Sunday 20 June 2010

Due Process and Bureaucracy

To what extent is bureaucracy in institutions ultimately concerned for fairness for individuals? To what extent does it relate to 'due process' and morality? What is the relationship between the ontological matters of 'being fair' with the epistemological matters of knowledge and learning?

To be practical about this, is it fair for a student to fail because they 'don't know' something that we deem they ought to know (an aspect of the subject)? Is it fair for a student to fail because they fail to follow the rules of the bureaucracy (particularly if their failure doesn't give them an advantage over other students..)? Is it fair for a student to fail because their teachers failed to follow the rules of the bureaucracy? These are clearly different questions, and different circumstances... but we tend to lump them all together...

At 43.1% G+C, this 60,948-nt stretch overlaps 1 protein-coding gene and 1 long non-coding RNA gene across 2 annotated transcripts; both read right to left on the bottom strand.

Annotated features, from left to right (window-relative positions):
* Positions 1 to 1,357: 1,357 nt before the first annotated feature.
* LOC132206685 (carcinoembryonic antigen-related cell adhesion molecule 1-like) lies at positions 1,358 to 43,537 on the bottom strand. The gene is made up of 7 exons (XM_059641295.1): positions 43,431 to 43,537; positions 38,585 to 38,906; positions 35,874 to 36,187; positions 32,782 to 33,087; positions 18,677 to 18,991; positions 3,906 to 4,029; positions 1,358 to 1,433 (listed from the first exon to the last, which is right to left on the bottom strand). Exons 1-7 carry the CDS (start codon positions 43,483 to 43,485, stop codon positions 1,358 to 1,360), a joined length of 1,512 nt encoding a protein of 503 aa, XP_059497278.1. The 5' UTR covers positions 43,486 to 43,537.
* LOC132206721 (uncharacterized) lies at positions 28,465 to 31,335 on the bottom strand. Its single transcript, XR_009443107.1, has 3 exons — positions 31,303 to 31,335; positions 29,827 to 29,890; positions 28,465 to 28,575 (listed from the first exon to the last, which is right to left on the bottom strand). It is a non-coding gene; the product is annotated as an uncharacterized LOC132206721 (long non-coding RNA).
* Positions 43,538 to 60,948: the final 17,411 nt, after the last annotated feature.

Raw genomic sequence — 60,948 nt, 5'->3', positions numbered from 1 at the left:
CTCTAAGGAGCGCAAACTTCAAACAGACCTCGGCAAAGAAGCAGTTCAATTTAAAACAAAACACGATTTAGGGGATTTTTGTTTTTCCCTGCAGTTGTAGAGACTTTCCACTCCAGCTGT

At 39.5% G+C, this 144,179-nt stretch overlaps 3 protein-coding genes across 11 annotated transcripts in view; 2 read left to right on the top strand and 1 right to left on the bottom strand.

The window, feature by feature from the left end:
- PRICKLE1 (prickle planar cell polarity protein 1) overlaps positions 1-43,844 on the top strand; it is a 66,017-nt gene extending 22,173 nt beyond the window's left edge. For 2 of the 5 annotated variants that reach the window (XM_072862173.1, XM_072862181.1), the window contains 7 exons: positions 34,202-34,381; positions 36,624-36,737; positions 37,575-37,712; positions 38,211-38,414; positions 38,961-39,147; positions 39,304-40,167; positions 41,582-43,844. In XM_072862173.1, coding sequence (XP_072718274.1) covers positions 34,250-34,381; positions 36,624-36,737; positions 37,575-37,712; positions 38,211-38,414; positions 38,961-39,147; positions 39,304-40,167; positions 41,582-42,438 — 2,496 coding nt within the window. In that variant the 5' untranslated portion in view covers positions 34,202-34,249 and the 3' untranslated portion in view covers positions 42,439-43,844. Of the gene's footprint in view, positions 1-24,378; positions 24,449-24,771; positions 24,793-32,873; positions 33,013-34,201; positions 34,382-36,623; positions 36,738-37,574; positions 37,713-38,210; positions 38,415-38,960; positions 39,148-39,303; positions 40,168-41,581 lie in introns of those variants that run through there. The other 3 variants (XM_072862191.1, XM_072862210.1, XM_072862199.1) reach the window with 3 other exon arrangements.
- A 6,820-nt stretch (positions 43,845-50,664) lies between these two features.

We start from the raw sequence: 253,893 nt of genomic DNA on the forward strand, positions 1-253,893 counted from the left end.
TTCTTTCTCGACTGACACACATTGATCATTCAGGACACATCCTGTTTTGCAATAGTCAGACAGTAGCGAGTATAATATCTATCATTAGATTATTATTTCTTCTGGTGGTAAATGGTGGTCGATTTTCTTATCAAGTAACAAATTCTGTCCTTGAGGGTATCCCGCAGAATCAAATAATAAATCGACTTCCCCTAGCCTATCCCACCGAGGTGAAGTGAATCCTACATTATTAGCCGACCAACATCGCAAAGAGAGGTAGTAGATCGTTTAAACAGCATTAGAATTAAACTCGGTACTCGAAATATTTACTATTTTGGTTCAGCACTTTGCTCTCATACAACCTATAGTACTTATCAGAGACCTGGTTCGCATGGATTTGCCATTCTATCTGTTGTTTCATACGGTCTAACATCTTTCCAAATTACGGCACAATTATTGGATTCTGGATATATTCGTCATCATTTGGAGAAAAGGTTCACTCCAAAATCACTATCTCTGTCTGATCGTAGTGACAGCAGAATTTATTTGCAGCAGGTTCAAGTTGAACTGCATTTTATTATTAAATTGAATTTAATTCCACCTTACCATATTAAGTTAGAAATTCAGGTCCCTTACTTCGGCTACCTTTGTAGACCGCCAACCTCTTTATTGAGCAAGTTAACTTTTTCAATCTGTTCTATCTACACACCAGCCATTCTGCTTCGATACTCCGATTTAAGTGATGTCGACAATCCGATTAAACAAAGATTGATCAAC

Do we need more bureaucracy to deal with increased diversity? What's the risk of removing bureaucracy? Do we risk removing fairness? If we need more bureaucracy, is that a move towards ontology from epistemology in education? Is the epistemological emphasis on knowledge an enlightenment thing - and is it finished?? Maybe there's hope for cybernetics in the institution yet! Andrew Pickering will be pleased!

The improvisation is a sort of study in pentatonic scales...

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